Why Loom is Moving Away from Blue-Green Deploys

Paulius Dragunas

With the help of blue-green deployments, we have been able to progress our video recording infrastructure and product with zero downtime. This is possible because we keep two sets of servers running. One handles all incoming user connections while the other one sits idle, waiting for new application updates. Simplified, it looks something like this:

Smiley face and menu
Client connections going to active environment

The Good

Running two sets of serves makes correcting mistakes easy. Pushed out some broken code? Run a swap command from your local machine and all new requests go to the old code on the green server set within a matter of seconds. Running some maintenance on servers is also a breeze. Run the necessary jobs on the inactive environment, then swap and run the maintenance on the other set of servers.

The Bad

As we continue to implement services with more distinct tasks, the need for servers running idle lessens. To spin up a notification service that runs cron jobs, we need to determine the active environment and get a distributed database lock to properly ensure the jobs are run by the newest code, and only by one server. Our transcoding service requires that we run some hefty compute-optimized instances, and in the inactive environment they sit there… burning money.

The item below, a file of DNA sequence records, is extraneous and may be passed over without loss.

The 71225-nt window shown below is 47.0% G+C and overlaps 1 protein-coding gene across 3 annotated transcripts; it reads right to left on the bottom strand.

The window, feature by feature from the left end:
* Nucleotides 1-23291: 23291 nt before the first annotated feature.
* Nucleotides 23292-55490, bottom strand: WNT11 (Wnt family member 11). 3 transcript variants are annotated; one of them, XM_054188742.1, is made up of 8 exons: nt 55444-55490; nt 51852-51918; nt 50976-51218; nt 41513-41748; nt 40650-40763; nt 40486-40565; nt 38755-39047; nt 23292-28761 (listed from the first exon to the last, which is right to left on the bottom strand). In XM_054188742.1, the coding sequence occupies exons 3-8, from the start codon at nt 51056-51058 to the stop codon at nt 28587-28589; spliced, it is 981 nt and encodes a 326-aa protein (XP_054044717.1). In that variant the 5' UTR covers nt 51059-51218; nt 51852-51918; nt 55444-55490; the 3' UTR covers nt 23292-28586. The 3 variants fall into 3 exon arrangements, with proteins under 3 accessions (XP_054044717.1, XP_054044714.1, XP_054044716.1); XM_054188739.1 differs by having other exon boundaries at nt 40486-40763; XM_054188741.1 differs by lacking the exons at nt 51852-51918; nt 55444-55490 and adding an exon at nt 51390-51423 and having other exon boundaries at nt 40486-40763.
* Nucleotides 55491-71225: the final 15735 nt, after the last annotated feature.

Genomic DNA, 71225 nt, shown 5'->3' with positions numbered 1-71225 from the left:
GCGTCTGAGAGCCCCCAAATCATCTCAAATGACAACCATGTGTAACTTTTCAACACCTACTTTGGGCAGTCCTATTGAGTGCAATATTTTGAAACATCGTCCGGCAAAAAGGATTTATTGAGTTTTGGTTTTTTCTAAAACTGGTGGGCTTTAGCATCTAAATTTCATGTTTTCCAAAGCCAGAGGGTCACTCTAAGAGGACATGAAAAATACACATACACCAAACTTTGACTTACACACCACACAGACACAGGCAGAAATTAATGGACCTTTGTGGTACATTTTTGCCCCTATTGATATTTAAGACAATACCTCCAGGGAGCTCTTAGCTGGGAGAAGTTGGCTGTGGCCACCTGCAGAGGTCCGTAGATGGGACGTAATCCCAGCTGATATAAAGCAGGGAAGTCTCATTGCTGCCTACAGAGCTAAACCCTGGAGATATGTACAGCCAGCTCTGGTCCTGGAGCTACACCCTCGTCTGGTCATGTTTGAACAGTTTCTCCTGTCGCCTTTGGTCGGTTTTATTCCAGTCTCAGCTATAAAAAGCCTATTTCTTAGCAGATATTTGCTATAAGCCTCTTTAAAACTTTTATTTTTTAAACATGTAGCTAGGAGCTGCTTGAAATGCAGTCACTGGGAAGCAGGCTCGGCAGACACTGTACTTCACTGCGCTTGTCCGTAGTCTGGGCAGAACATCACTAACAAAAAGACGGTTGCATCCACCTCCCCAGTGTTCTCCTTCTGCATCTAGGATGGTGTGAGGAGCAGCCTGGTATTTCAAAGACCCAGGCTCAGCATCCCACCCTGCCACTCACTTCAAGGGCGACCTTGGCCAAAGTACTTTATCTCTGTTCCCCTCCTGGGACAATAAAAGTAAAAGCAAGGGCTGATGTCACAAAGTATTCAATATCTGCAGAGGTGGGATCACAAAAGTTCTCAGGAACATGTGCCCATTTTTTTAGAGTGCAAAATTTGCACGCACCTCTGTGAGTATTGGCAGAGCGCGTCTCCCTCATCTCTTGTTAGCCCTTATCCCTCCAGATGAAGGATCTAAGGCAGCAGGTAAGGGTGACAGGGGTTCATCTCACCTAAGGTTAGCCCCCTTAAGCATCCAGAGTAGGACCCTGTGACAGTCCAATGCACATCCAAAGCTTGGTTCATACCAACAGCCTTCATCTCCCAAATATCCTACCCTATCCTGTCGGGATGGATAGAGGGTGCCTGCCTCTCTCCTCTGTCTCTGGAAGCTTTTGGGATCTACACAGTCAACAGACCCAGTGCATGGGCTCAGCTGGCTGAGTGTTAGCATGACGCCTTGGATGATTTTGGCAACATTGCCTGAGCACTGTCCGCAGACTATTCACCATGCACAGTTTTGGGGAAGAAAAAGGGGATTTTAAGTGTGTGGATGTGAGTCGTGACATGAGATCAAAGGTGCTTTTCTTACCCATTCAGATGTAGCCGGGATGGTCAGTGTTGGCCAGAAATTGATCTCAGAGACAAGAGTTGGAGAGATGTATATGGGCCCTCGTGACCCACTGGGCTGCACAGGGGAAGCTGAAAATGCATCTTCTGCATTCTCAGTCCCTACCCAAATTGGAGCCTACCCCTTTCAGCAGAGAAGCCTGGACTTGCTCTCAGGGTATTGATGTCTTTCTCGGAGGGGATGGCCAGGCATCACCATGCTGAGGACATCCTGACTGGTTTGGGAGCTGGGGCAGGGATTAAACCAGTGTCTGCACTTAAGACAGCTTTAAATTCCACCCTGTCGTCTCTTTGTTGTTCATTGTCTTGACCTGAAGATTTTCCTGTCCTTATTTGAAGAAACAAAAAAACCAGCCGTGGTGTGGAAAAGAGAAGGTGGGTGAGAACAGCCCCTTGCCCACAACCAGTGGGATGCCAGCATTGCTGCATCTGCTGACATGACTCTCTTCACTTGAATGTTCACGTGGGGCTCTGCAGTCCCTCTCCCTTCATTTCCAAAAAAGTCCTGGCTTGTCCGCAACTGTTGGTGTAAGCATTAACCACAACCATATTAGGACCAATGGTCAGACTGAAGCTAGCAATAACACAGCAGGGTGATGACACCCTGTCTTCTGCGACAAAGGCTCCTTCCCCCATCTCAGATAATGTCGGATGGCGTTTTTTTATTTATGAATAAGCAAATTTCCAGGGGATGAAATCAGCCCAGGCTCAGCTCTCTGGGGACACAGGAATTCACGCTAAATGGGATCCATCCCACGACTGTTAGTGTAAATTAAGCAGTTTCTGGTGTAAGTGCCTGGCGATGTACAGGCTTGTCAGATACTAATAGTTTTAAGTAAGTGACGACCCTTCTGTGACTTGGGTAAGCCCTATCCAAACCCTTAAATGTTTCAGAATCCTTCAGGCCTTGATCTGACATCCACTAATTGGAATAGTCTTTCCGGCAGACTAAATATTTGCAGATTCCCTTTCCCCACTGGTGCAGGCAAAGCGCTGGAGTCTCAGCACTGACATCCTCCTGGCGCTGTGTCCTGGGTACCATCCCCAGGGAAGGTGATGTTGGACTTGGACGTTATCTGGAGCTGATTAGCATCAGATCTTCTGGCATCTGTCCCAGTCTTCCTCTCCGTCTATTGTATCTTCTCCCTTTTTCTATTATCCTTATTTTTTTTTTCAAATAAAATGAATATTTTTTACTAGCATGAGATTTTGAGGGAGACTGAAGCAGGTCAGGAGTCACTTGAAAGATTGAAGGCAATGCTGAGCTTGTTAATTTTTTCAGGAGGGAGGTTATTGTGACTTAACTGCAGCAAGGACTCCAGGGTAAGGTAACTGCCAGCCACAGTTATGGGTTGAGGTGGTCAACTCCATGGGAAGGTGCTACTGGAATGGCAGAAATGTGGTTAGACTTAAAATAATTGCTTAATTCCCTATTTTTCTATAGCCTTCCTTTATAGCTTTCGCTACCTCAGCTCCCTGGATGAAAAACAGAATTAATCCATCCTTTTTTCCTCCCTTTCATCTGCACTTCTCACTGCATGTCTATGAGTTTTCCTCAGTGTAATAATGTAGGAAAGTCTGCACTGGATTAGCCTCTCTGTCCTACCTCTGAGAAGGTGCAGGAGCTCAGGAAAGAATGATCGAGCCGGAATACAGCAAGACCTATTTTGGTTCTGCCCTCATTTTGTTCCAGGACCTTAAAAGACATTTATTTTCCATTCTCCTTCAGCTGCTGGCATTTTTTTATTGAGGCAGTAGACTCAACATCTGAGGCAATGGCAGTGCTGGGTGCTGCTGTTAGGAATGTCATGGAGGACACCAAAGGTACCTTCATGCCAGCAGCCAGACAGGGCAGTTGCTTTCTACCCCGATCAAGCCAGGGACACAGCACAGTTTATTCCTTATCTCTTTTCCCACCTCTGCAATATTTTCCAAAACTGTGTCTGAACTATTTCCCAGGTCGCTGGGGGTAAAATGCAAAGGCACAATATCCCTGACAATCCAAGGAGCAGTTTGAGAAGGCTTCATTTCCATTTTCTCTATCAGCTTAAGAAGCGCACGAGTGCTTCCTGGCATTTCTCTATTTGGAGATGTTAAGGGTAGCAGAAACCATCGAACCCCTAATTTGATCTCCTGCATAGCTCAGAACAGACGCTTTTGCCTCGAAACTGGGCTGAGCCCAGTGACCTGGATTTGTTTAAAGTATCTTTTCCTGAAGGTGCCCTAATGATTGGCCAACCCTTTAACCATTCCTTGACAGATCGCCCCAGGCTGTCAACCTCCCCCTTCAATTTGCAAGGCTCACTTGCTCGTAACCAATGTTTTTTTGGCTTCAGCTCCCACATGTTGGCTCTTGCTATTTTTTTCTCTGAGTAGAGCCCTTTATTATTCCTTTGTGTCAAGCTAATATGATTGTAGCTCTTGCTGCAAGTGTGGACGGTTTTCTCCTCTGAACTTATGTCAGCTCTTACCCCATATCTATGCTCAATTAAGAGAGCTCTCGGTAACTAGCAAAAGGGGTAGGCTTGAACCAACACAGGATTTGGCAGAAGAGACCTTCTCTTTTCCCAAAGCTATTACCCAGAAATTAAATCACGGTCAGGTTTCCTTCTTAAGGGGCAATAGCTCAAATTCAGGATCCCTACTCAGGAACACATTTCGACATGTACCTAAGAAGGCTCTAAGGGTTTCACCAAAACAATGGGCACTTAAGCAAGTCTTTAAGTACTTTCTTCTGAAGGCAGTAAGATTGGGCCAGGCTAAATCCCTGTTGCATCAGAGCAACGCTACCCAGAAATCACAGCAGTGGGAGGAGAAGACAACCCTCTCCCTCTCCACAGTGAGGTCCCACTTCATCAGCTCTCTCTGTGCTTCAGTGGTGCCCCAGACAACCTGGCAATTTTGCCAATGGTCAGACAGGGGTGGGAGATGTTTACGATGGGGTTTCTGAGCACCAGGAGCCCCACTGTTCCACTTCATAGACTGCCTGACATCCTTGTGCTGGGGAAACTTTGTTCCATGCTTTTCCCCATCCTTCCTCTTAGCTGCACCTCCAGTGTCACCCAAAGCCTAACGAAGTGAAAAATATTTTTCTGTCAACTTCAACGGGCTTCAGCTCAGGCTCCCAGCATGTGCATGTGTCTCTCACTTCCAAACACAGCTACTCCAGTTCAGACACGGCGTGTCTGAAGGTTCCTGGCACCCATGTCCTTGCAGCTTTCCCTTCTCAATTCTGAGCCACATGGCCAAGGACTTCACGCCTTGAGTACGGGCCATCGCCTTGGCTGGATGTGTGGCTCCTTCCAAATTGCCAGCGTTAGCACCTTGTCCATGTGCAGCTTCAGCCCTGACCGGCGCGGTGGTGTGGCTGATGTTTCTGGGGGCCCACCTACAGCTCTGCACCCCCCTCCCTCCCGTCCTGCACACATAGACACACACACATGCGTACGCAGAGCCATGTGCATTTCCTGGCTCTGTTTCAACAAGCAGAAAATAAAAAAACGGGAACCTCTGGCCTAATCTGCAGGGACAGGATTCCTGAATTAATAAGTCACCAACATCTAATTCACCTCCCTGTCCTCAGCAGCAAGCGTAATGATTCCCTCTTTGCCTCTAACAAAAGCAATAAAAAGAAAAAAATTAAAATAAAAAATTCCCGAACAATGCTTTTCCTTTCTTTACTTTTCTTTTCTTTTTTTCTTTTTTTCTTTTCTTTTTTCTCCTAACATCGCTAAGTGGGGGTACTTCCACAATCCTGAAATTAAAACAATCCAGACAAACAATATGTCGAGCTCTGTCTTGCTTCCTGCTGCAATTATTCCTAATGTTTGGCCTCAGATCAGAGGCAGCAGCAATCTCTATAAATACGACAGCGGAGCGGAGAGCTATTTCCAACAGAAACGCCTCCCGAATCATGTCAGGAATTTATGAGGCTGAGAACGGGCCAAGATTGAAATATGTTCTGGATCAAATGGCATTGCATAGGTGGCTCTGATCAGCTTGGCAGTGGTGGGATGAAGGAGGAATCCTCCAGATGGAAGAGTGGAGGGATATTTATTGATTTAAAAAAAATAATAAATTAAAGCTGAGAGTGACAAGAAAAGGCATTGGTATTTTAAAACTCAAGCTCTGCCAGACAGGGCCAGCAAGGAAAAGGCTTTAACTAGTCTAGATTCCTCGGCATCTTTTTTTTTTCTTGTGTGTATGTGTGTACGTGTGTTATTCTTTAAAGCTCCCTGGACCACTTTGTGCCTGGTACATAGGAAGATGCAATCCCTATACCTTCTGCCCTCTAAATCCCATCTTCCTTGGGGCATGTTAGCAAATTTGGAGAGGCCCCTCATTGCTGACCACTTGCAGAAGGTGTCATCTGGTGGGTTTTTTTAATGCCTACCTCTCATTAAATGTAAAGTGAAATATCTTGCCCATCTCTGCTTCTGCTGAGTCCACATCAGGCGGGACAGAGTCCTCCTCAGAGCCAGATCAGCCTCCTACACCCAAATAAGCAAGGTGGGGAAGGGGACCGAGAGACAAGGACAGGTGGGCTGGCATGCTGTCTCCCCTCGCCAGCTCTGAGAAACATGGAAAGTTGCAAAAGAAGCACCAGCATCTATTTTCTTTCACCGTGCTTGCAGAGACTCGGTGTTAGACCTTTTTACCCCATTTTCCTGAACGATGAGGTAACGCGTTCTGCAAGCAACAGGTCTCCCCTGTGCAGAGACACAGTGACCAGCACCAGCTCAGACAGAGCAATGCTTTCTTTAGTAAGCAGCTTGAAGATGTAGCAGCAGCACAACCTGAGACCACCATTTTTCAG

The Ugly

Our video infrastructure is all stream-based. Once a recording is started, a websocket is opened, the video stream is run through FFmpeg which writes the file to disk before uploading its chunks up to S3. This means we cannot close the connection and resume a recording on another server. This can mean hours of waiting and a bunch of these Slack messages:

Slack messages about waiting for recordings

With the release of video trimming, which heavily relies on our transcoding servers, we have had to nearly double our transcoding capability. This made the cost of running servers in the inactive environment unacceptable costwise. To remedy this, we have been spinning down the newly active server sets after deploys had completed. This usually added about 20 mins of mental overhead to our production deploy process.